Thursday, July 21, 2011

Good Samaritan 101

I caught a guy shoplifting today.

When you read that, what do you think of? Can you picture me chasing him through the aisles, a young dude with a gun in his hand? Do you see packages fall out the deep pockets of his long overcoat as I pursue him? Do I seem heroic when you imagine me tackling him and slapping handcuffs on him as I shout, "Citizens arrest!" Store security comes running, and bars come down over the doors as the store goes into lockdown...

Ok...ok...that's not exactly what happened...

Max took me on a hunt for ear buds at Stop and Shop. Clearly I was where I was supposed to be because Stop and Shop does not sell electronics or their accessories. I was trying to convince my son of this when I noticed a man parked next to the magazines in the seasonal aisle I had just been dragged into. He was busy going through a package in the top part of the shopping cart, where moms usually sit their smaller children. I didn't have a good view, and I was being pulled through pretty fast, so I thought he was the magazine rep, putting out the new issues and collecting the old.
Finally, my son realized that there were no electronics to be found, and I "shiny objected"(bribed him with fancy pens) him into looking for school supplies with me. As I sorted through binders and mechanical pencils, I noticed that the man hadn't moved from the spot he was in, and that he was not doing any type of magazine rep work that I was familiar with. My husband joined us a second later, and we passed the man on our way to the registers.

I could not believe what I saw when I looked at him and his cart.

He was eating an entire package of Hillshire Farms smoked sausage! The plastic casing was ripped open in front of him. He was pulling greasy, bite sized pieces off the link and popping them into his mouth.

My husband and I looked at each other, disgusted, and agreed immediately that we didn't think he was going to pay for his meal. I felt very torn. I hate to judge a situation without knowing the facts, and the only thing I knew at this moment was that this man had eaten an entire pound of meat in a very empty aisle in a supermarket. I wondered, was he poor? Was he crazy? Was he just really hungry, but still intending to purchase what he'd consumed?

My husband didn't wait for me to figure it out. He went to Customer Service and alerted the store. I think he was right to do that.

The man's behavior did not appear to be on the up and up. If he didn't intend to pay, he was stealing. When enough shrink (stealing) occurs in a store, the prices go up. Even if this guy couldn't afford groceries, he would contribute to prices that others may not be able pay either.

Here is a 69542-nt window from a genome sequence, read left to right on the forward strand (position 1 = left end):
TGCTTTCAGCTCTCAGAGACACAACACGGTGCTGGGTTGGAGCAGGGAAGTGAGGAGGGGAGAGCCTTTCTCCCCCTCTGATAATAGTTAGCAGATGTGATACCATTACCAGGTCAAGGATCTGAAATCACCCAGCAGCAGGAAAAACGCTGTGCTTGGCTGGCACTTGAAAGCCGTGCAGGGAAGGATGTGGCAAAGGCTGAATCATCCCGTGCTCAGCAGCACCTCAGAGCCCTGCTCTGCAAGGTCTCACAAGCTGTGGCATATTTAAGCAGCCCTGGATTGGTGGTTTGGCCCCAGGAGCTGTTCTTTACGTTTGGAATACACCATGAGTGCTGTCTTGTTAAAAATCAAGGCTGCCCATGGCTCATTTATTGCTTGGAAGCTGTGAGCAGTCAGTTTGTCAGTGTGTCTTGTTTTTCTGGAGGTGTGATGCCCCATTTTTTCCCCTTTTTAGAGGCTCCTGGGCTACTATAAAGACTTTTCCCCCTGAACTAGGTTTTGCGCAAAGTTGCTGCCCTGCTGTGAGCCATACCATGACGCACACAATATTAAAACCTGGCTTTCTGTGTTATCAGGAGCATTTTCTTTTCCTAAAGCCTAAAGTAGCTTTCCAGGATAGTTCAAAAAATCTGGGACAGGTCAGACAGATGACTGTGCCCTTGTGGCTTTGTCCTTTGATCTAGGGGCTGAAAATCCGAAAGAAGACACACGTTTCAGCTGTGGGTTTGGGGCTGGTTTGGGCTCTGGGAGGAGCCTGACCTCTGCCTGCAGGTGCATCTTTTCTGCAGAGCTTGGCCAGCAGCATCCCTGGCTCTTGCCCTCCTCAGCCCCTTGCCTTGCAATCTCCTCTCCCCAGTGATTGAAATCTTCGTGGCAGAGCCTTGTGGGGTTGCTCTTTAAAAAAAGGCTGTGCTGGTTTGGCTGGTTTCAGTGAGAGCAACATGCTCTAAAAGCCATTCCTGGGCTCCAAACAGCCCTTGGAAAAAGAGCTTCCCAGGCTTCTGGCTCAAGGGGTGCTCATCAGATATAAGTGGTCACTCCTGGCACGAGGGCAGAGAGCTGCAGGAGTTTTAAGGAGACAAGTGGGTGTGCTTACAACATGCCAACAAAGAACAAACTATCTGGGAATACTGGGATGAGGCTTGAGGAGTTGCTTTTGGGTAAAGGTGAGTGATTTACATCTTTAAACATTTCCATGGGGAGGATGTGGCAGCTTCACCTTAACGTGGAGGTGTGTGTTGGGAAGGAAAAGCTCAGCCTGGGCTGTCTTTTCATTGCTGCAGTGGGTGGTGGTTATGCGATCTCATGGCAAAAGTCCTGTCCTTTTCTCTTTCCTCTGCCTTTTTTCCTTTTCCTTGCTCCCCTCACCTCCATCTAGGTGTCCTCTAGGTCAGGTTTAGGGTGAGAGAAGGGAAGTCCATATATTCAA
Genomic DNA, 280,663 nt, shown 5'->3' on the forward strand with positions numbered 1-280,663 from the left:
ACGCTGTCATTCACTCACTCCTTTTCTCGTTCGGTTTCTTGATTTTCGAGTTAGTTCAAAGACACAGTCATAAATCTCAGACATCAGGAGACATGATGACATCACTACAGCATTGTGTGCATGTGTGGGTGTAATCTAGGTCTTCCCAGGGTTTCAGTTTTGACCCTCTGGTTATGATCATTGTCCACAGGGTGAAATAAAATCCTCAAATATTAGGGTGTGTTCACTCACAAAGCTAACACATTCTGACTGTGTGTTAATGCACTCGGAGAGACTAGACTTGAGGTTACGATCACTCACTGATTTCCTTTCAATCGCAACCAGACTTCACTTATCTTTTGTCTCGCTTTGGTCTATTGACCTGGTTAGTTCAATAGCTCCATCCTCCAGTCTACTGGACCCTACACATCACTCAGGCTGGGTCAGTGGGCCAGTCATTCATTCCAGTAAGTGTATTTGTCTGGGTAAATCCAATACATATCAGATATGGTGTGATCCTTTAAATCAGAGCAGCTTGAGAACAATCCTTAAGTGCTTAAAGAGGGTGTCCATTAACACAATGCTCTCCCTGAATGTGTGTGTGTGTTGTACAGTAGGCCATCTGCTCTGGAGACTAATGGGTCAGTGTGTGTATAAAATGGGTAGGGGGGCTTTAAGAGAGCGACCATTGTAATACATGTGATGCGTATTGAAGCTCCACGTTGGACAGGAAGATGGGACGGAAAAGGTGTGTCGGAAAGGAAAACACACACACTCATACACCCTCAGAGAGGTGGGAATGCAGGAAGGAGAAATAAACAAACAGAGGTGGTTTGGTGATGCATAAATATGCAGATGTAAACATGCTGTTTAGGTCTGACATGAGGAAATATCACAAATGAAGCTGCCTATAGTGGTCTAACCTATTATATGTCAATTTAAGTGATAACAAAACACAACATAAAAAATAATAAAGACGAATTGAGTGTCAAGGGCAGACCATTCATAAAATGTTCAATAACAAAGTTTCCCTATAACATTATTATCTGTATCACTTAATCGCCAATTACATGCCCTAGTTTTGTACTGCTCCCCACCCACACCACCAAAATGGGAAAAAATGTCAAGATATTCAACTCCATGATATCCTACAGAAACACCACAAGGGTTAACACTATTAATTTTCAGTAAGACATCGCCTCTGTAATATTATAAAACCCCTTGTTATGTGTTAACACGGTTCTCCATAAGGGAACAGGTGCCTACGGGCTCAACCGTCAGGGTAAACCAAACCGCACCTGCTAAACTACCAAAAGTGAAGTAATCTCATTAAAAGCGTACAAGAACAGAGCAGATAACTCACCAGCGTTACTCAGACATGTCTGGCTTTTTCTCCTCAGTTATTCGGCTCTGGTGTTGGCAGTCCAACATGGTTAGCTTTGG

But I also couldn't help and think about the story I had just written. MOORE THAN MEETS THE EYE is all about what goes on behind the scenes in people's lives and the misconceptions we have about each other. My heart went out to this man because I thought of all of the times I had to roll change to buy milk for my kids when I was a single mom and times were tough. But then I remembered, stealing, in any form was never an option.

I was at the register, checking out and I saw him enter a line a few feet from me. I had to wait for the person in front of me to finish her transaction, so I was there for a few minutes waiting. I watched him, hoping to see the empty plastic package get rung up. In this instance, I would be thrilled to have to admit that I was wrong.

He never left the checkout area.

I wondered, were they holding him up to question him? Had he been caught? Was he suffering from indigestion after eating all of that meat?

After a bit of creative eavesdropping, my husband found out that he hadn't had enough money for the other groceries in the cart. There was no sign of the sausage package, and I'm thinking that there wasn't supposed to be.

So what do you think? Were his actions justified if he was that hungry? Would you have told the store or would you have ignored it because it didn't directly affect you?

Just as shoplifting comes in more than one form, so does looking out for your fellow man. I used to leave out bottles and cans for a man who went around collecting them. One day he rang my bell and asked if he could take them from my recycling bin. I was happy to let him have them...till I saw him driving around in a car that was nicer than I cash in my own stuff...time to find a new cause.

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